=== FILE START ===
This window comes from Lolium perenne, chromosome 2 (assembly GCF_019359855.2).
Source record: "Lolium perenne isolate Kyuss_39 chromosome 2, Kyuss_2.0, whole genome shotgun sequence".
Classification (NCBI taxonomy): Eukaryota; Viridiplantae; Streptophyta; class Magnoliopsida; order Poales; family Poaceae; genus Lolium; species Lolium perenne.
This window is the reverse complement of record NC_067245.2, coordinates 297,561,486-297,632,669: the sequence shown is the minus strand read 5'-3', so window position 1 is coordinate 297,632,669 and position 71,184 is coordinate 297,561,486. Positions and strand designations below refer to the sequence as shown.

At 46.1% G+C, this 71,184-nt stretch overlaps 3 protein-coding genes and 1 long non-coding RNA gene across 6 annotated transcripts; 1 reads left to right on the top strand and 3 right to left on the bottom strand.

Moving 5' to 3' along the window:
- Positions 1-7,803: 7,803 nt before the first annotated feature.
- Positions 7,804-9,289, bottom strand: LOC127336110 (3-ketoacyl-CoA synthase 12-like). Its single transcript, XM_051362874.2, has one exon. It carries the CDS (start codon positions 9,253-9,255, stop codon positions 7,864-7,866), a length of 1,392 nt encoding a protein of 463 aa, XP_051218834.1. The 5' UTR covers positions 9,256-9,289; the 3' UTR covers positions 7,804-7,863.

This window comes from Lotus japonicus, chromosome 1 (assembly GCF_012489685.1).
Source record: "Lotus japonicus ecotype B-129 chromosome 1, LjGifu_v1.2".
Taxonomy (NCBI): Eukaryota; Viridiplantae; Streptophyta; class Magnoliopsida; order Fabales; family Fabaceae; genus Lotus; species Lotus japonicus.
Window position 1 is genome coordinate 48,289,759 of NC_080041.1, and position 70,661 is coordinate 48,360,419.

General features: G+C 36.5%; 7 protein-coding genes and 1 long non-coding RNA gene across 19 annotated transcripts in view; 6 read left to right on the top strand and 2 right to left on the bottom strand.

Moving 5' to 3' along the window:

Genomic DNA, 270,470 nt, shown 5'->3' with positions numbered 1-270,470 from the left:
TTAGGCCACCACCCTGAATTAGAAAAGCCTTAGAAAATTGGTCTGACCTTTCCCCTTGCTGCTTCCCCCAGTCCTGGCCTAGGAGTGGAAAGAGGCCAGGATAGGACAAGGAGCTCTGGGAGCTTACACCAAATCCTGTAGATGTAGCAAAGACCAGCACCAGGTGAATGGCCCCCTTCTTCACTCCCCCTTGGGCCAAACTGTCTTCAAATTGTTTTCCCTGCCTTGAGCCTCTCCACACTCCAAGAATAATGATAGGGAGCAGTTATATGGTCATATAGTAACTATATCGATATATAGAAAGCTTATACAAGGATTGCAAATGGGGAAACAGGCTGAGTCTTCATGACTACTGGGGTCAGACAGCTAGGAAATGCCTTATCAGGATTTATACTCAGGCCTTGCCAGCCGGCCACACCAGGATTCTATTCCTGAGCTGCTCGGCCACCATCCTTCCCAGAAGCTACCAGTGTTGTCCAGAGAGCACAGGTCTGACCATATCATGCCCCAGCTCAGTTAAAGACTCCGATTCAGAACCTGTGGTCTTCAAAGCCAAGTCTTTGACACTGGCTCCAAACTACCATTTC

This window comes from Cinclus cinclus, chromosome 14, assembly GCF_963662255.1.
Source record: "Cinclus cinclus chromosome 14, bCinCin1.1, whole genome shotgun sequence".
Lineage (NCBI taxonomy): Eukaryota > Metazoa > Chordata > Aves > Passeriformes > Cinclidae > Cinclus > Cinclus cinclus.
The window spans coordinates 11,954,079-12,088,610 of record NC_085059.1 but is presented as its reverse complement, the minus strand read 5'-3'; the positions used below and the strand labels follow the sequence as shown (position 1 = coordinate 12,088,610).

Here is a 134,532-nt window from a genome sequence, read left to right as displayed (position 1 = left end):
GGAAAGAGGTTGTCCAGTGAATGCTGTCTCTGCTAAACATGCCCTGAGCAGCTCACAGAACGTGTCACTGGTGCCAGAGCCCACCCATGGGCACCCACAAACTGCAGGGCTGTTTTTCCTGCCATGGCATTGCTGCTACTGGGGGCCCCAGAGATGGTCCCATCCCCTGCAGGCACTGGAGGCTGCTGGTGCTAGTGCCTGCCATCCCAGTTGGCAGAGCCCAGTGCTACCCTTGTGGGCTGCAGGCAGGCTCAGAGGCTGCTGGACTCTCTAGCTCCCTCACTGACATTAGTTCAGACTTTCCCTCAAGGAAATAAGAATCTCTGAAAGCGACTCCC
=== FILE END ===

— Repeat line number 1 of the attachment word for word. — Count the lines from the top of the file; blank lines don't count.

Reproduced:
This window comes from Lolium perenne, chromosome 2 (assembly GCF_019359855.2).